Tag Archives: Sabah

Blood Has Been Spilt

In the post “The Landlord Wants Us Out“,  I reported on the invasion and occupation of a small village in eastern part of the Malaysian state of Sabah by a group of armed men pressing a land claim from the 19th century on behalf of the Sultanate of Sulu.

Sadly, as feared, the three week old confrontation has turned tragic and fatal.  As of Monday the 4th of March, 8 policemen and 19 insurgents had died in exchange of fire.  Then yesterday, the Malaysian police and security forces launched an attack on the group supported by jet planes on bombing strafes and artillery shells.  There were thankfully no more casualties on the Malaysian side but more insurgents have probably been killed.  However there is concern that many of the insurgents managed to escape the attack and the security cordon and are hiding in the surrounding area masquerading as local villagers.  Security forces are carrying out door- to – door searches and “mopping up” operations to try to contain any remaining threat.

Our national anthem has a line in it that translates as “this is the land that I would dare to shed my blood for…..” and for those 8 policemen, they have made that ultimate sacrifice and their blood has been spilt so that others may continue to live in safety and peace.  There are no words that can bring comfort to their loved ones and families but nevertheless the country honors them for their sacrifices.  It just seems that all the death and sorrow was so unnecessary.   The price of this insanely, mad adventure of those armed intruders have been paid – a heavy price in blood and tears for both sides.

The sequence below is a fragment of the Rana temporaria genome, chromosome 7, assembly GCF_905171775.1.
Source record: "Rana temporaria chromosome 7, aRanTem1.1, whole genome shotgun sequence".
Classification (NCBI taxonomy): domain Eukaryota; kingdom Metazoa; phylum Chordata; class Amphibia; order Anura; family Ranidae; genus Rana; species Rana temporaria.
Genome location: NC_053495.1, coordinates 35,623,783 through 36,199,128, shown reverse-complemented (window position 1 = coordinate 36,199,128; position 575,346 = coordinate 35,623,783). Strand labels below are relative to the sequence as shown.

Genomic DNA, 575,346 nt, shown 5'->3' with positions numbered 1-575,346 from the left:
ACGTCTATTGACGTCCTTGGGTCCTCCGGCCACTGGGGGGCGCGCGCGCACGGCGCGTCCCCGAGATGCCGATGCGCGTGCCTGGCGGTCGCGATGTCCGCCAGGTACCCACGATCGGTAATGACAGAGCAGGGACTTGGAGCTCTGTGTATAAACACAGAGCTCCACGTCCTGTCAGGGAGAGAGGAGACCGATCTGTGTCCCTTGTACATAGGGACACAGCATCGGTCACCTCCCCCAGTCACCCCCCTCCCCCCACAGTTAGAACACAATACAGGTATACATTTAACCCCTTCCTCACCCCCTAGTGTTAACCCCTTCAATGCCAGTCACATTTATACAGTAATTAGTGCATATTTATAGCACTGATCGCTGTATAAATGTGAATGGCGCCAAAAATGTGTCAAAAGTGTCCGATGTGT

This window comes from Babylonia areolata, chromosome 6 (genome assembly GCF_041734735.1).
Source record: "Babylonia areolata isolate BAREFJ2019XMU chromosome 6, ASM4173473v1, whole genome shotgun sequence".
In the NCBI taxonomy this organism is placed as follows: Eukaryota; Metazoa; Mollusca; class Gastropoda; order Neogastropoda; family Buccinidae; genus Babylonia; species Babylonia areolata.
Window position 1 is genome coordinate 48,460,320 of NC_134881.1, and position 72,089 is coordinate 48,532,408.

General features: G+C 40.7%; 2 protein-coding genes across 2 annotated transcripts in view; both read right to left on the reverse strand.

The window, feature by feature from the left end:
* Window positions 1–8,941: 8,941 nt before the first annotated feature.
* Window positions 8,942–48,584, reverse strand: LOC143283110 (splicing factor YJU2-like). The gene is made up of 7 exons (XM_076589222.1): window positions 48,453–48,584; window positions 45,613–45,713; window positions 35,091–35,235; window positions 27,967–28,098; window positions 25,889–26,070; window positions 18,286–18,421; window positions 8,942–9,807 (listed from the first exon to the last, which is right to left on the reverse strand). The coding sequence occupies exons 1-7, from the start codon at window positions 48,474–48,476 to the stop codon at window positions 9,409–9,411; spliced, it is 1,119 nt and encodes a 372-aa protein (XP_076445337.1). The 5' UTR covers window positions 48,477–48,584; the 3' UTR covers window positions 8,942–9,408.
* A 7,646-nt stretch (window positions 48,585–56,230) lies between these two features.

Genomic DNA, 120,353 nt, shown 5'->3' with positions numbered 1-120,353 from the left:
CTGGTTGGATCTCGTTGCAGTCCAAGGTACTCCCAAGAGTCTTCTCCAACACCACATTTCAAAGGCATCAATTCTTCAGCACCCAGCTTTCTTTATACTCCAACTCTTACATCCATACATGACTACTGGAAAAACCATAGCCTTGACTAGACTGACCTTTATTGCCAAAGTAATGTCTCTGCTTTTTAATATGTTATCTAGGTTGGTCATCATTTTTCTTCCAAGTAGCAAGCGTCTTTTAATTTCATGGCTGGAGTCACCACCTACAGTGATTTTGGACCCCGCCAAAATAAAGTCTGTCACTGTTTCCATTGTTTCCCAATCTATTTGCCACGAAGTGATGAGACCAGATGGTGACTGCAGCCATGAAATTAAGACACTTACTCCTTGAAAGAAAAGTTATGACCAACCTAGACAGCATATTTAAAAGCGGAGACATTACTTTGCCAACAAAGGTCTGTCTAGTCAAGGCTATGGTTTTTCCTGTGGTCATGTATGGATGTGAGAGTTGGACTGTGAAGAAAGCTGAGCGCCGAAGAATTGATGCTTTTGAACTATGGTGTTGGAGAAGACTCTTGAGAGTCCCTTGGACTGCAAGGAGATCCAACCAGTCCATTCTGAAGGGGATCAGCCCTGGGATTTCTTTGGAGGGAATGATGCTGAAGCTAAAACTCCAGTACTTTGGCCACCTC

The Landlord Wants Us Out

Wow. It’s been another two weeks since I last posted. Yeah, I know that with such irregular postings, I will soon have no one dropping by this blog. But I do have a good excuse! Even better than the dog ate all my draft post excuse I was going to use earlier. No, this squirrel has been to busy defending his country to be writing mere posts or the excuse that I call ….. “Invasion or Eviction” (cue dramatic music chords for effect – da da da dum).

Yes, faithful readers, my country has been invaded. About three weeks ago, some 100 – 200 (depending on which news source you read) terrorists, patriots, rightful heirs (depending on which news source you read) showed up on the beautiful sandy beaches of Sabah (a Malaysian state on the rainforest island of Borneo). Well, anyway they were heavily armed tourists at the very least. They entered a small village near the coast and made themselves at home. Apparently, most of the villagers fled but a few stayed behind. Those that stayed behind were either innocent by-standers, hostages, sympathizers or accomplices (depending on which news source you read).